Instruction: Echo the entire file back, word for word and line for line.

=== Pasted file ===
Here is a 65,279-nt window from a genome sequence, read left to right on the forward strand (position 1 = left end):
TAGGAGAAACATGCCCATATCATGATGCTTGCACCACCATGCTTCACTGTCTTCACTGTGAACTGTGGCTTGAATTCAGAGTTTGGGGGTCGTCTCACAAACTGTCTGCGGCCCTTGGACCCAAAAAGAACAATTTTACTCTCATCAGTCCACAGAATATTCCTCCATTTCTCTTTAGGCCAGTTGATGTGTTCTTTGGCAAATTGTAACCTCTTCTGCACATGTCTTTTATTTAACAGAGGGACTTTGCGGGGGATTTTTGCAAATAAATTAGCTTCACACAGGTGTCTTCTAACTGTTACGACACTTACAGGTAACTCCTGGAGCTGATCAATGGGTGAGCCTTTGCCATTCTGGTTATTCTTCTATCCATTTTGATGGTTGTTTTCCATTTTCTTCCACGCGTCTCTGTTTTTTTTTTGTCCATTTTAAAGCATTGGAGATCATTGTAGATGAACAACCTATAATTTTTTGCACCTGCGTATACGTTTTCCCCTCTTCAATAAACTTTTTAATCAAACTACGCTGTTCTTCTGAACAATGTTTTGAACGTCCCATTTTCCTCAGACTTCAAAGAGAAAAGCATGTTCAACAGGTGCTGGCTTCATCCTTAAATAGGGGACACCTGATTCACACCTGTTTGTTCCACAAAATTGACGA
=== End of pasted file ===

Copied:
Here is a 65,279-nt window from a genome sequence, read left to right on the forward strand (position 1 = left end):
TAGGAGAAACATGCCCATATCATGATGCTTGCACCACCATGCTTCACTGTCTTCACTGTGAACTGTGGCTTGAATTCAGAGTTTGGGGGTCGTCTCACAAACTGTCTGCGGCCCTTGGACCCAAAAAGAACAATTTTACTCTCATCAGTCCACAGAATATTCCTCCATTTCTCTTTAGGCCAGTTGATGTGTTCTTTGGCAAATTGTAACCTCTTCTGCACATGTCTTTTATTTAACAGAGGGACTTTGCGGGGGATTTTTGCAAATAAATTAGCTTCACACAGGTGTCTTCTAACTGTTACGACACTTACAGGTAACTCCTGGAGCTGATCAATGGGTGAGCCTTTGCCATTCTGGTTATTCTTCTATCCATTTTGATGGTTGTTTTCCATTTTCTTCCACGCGTCTCTGTTTTTTTTTTGTCCATTTTAAAGCATTGGAGATCATTGTAGATGAACAACCTATAATTTTTTGCACCTGCGTATACGTTTTCCCCTCTTCAATAAACTTTTTAATCAAACTACGCTGTTCTTCTGAACAATGTTTTGAACGTCCCATTTTCCTCAGACTTCAAAGAGAAAAGCATGTTCAACAGGTGCTGGCTTCATCCTTAAATAGGGGACACCTGATTCACACCTGTTTGTTCCACAAAATTGACGA